Over the holidays I did a lot of reading. Steve Jobs, pensions and investments, old Globe and Mails and…wine: books, magazines, and blogs – I consumed them all.
Many of the wine pieces I read were reviews of the past year. As many other pieces on my reading list were forecasts of the coming year. It was odd that most of the past trends seemed to be trends for the future. Perhaps this is because few writers covered both the past and the future…
Natural wines seem to be the next big thing. These are wines made naturally (duh!). I thought wines made with little or no intervention were already mainstream. In fact, these are the wines I generally seek when making my recommendations. These wines may be organic or biodynamic, they likely have experienced little in the way of cold maceration, they may be cool-climate in origin, they will express more fruit than wood, etc. etc. The over-riding characteristic of these wines is they are fresh, juicy and show all the elements, sometimes with rough edges. In any case, watch for it: natural wines. Now available at your local LCBO.
Wine books were recently considered to be a breed near extinction. Many pundits, including your always-reliable WVN correspondent, wrote a couple of years ago about the threat to wine publishing brought on by the ubiquity of wine bloggers. Well, bogging does seem to be evolving. Yes, there are some outstanding bloggers who have developed well-earned reputations for sound content, consistently delivered. The self-consumed angry ranters who took their soap-boxes online seem to come and go with increasing speed as they lose interest when they realize no sane reader has the time or interest to follow their rants. Despite the good-blog threat, 2011 has been a banner year for traditional publishing of wine books with the release of a number of exceptional books during the year. I will cover some of the best of these over the coming weeks, along with reviews of some exciting, anticipated titles to be published in 2012.
Quality wine has been an elusive commodity for centuries. In earliest times wines didn’t survive long sea voyages so fortified wines were invented. In these early times wines were often adulterated with substances to veil faults and lesser wines were labeled fraudulently to ensure they would sell. One observation frequently found in my holiday reading is there are few bad wines nowadays. To some extent this is the result of the un-natural wine phenomenon; namely, that wine technologies can make even average wines acceptable to most palates. A more positive view is that wine-making and viticulture are now consistently practiced at high levels around the world, simply because the wine market is so competitive, you have to deliver quality or you die. This is good news for consumers. There is still a need to seek value – if all wines are not bad, this does not mean all wines are good – to ensure your wine dollar gets the best mileage possible.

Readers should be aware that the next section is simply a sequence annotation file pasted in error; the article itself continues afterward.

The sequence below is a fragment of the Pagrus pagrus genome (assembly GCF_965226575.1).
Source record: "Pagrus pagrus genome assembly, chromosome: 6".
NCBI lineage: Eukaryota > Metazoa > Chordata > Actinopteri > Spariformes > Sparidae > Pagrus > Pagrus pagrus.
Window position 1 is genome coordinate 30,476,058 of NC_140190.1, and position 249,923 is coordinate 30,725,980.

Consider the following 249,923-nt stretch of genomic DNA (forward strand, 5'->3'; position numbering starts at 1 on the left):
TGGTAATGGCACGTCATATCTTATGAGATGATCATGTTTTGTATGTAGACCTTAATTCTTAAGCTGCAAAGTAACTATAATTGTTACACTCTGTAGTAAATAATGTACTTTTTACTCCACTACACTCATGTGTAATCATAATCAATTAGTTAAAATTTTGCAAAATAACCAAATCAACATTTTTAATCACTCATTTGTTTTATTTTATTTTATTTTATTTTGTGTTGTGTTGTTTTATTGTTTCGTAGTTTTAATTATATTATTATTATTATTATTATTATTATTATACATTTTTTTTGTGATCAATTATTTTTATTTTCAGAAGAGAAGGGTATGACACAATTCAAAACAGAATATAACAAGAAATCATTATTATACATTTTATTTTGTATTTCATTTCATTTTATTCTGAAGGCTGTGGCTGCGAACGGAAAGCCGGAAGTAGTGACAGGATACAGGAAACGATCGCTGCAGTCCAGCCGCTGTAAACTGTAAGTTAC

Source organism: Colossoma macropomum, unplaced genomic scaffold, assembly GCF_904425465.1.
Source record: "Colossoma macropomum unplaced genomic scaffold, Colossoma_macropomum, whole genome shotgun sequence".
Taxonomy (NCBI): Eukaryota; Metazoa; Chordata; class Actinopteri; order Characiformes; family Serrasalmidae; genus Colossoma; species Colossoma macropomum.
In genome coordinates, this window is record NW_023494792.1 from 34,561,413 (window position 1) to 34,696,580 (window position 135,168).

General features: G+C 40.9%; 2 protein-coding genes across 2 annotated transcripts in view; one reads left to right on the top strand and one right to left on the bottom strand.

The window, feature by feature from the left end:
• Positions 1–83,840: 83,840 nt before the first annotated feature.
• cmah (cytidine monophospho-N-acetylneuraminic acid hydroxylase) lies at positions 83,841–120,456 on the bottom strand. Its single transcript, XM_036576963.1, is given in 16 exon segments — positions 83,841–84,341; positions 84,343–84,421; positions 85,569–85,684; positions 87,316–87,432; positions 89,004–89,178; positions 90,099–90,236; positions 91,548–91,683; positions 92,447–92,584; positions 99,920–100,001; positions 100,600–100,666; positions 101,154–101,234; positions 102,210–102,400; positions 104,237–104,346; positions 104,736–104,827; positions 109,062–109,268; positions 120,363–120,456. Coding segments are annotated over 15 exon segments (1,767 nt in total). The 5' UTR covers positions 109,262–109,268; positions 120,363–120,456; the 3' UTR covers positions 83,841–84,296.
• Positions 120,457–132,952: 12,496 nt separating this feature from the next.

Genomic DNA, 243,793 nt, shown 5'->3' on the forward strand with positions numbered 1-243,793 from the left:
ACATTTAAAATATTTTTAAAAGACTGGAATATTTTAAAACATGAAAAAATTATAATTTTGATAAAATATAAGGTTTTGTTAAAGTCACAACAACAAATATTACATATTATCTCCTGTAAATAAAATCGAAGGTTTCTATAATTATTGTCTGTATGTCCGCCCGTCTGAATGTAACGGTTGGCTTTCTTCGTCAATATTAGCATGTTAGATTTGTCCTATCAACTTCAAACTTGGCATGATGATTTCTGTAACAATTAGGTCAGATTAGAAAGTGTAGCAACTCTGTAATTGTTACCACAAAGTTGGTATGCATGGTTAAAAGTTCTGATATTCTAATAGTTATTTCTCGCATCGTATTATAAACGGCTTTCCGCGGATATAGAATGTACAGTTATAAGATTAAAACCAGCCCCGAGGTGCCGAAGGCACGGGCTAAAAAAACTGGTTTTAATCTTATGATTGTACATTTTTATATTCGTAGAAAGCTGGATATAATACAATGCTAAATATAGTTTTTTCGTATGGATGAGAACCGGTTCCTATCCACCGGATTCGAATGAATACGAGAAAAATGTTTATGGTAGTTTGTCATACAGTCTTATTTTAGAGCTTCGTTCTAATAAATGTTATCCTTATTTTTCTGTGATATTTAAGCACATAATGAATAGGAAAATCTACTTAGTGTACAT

Australia continues to be a whipping boy in the wine press. The value of wine exports from Aus is in decline, the number of wine lists that feature big, hairy Barossa Shiraz and MacLaren Vale Cabs seems to be in free-fall, etc. The sale or pending sale of some of the big Australian wine conglomerates is the source of ongoing trade coverage. I think enough is enough. There are an incredible number of exceptional wine regions and wine operations throughout Australia and we will see more and more of the issue from these places and people over the coming months. When I make my recommendations I seek the wines of the cool-climate zones such as Yarra Valley, Mornington Peninsula, Frankland River and Adelaide Hills. These wines can be wonderfully-balanced with expressive fruit and crisp acidity. Let’s back off the Australia-bashing and focus on boosting the wines that display the best Aus can offer. They are still great values.
France seems to be renascent, at least among New World commentators (this warrants another WVN duh!). Despite a consistent track record for many years of quality and value, France has been rediscovered. I think this is a natural consequence of evolving palates among Gen-X and early-adopter Gen-Y wine lovers. As these palates mature they seek finesse, character and wines that match well with food. This is not a conscious search, it is something that simply happens and I suspect we all can relate to similar experiences in our personal wine journey. Regions of France that get special attention are the valleys of Loire and southern Rhône, along with Alsace and the Languedoc. These regions are coming under greater consumer scrutiny as most wines sell in the $20 range and show the natural-ness and food-friendliness that is now in growing favour among younger buyers. Now, if Bordeaux can get its act together at the low-end of the price spectrum…
This is a high-level distillation of my holiday reading. There is a lot happening in the wine world but these are the consistent themes I came across over the past four weeks. May all your wishes come true in 2012!
Copyright© W. John Switzer 2003 – 2012.